University of Cambridge > > Cambridge Network events > From discovery science to industrial application: Biomimetic colour engineering from nature to applications

From discovery science to industrial application: Biomimetic colour engineering from nature to applications

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If you have a question about this talk, please contact Louise Rushworth.

Colour obtained through structure, namely structural colour, is widespread in the animal and plant kingdom. In this webinar Professor Silvia Vignolini from the University of Cambridge will review recent advances to fabricate bio-mimetic photonic structures, including sustainable pigments and boosting the efficiency of bio-photoreactors.

The most brilliant colours in nature are obtained by structuring transparent materials on the scale of the wavelength of visible light. By designing the dimensions of such nanostructures, it is possible to achieve extremely intense colourations over the entire visible spectrum without using pigments or colourants.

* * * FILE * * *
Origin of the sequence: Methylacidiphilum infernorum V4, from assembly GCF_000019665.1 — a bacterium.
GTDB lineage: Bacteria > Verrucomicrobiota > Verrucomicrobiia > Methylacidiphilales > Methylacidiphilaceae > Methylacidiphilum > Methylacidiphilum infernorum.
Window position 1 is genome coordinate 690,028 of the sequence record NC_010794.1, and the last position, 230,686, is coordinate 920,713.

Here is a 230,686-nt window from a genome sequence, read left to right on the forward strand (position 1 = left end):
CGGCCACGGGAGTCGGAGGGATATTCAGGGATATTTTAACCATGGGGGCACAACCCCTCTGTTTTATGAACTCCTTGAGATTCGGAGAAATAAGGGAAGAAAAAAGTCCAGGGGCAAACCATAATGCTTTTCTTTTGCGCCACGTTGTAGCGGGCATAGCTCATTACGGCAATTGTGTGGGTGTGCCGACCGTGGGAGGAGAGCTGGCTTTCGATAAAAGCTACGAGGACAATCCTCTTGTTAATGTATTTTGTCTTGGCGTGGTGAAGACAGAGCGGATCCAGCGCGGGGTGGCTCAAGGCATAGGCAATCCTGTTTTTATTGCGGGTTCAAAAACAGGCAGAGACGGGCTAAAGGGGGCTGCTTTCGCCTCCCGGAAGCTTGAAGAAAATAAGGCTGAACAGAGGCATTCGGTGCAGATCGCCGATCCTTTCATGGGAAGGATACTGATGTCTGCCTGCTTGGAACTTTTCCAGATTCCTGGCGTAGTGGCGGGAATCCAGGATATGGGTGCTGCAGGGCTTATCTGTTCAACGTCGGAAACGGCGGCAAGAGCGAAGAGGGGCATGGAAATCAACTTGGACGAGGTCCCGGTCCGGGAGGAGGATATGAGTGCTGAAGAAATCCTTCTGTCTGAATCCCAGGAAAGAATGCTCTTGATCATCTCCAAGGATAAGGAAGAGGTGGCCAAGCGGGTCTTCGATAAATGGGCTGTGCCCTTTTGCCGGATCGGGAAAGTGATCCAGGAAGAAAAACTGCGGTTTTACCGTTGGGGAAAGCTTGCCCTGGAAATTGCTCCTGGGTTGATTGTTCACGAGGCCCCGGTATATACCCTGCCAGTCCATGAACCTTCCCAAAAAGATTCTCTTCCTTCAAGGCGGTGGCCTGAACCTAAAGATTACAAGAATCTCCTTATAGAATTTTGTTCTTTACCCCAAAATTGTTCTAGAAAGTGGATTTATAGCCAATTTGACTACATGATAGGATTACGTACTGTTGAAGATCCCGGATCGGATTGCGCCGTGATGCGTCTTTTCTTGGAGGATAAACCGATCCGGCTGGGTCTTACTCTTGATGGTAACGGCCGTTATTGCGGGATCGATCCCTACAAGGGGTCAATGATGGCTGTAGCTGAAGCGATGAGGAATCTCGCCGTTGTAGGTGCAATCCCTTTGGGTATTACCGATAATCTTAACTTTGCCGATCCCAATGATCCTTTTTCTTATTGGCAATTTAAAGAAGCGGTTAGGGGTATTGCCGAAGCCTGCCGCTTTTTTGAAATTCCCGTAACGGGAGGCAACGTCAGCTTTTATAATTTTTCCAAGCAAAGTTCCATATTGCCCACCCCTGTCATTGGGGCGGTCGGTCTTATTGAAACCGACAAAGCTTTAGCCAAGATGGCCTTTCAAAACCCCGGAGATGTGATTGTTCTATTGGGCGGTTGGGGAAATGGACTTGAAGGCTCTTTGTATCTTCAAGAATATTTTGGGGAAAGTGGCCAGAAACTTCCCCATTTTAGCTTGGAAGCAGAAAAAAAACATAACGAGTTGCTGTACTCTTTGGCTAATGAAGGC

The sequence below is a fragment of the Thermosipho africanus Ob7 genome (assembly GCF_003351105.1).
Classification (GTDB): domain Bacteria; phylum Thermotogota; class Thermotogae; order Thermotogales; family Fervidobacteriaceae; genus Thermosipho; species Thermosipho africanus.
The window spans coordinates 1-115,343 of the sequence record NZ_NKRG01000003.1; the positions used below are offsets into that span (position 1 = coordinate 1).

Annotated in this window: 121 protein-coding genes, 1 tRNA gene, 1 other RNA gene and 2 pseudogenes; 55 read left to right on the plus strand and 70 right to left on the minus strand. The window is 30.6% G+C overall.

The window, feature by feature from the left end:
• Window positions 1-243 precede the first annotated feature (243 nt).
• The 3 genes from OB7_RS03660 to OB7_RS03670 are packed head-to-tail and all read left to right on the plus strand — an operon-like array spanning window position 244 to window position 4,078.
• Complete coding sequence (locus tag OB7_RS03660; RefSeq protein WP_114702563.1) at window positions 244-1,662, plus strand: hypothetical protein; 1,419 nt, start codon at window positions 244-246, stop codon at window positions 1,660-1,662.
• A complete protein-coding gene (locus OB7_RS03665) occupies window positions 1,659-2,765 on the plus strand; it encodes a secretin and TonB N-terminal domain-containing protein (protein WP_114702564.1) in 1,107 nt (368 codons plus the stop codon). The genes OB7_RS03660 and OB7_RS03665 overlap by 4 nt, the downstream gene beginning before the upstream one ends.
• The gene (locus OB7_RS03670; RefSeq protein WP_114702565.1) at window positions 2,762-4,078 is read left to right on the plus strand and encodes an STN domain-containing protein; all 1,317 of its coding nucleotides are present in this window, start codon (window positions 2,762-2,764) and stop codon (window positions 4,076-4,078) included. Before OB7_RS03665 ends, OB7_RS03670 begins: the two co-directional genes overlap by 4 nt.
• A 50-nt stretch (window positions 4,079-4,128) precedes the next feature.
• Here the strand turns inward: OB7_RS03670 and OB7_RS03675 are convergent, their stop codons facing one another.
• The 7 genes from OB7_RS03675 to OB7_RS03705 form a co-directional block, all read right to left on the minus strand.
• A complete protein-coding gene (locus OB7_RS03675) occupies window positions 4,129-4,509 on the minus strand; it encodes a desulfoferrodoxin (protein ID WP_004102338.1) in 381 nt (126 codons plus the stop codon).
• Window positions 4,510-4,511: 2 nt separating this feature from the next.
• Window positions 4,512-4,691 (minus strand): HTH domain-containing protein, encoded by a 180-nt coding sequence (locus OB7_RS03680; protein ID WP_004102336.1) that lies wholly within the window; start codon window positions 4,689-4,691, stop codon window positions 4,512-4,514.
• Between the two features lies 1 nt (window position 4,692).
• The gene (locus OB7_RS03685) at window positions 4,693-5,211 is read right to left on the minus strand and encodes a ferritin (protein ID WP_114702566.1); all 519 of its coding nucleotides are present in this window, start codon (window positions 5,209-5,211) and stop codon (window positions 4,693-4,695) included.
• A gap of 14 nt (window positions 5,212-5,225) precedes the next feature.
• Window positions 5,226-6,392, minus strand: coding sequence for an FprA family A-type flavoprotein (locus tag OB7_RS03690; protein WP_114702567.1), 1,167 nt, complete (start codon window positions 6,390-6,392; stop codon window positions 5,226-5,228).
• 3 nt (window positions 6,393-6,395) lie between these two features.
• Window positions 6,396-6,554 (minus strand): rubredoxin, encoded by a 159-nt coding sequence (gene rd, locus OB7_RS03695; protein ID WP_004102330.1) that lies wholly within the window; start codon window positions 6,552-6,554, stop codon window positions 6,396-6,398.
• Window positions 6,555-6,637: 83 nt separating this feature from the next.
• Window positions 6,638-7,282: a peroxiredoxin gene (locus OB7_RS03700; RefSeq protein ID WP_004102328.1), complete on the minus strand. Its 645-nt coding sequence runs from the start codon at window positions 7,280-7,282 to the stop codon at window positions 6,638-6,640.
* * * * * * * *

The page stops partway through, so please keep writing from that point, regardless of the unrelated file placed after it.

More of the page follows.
Such photonic nanostructures are generally synthesised in ambient conditions using a limited range of biopolymers. Given these limitations, an amazing range of optical structures exists: from very ordered photonic structures, to partially disordered, to completely random ones.

Developing such biomimetic structures enables us to develop materials for the future using renewable resources and low-cost biopolymers whilst exploiting a circular economy approach.

Professor Silvia Vignolini will share her work on colour and materials based on biopolymers.

This event is FREE to anyone to attend but prior booking is essential. Please email to be added to the attendee list. We run our talks on Zoom, and will send the link to sign-ups a couple of hours before the start time.

These events and webinars are run termly by the Maxwell Centre and Cambridge Network and are aimed at an industrial audience to highlight cutting edge research with industrial application in the not so distant future.

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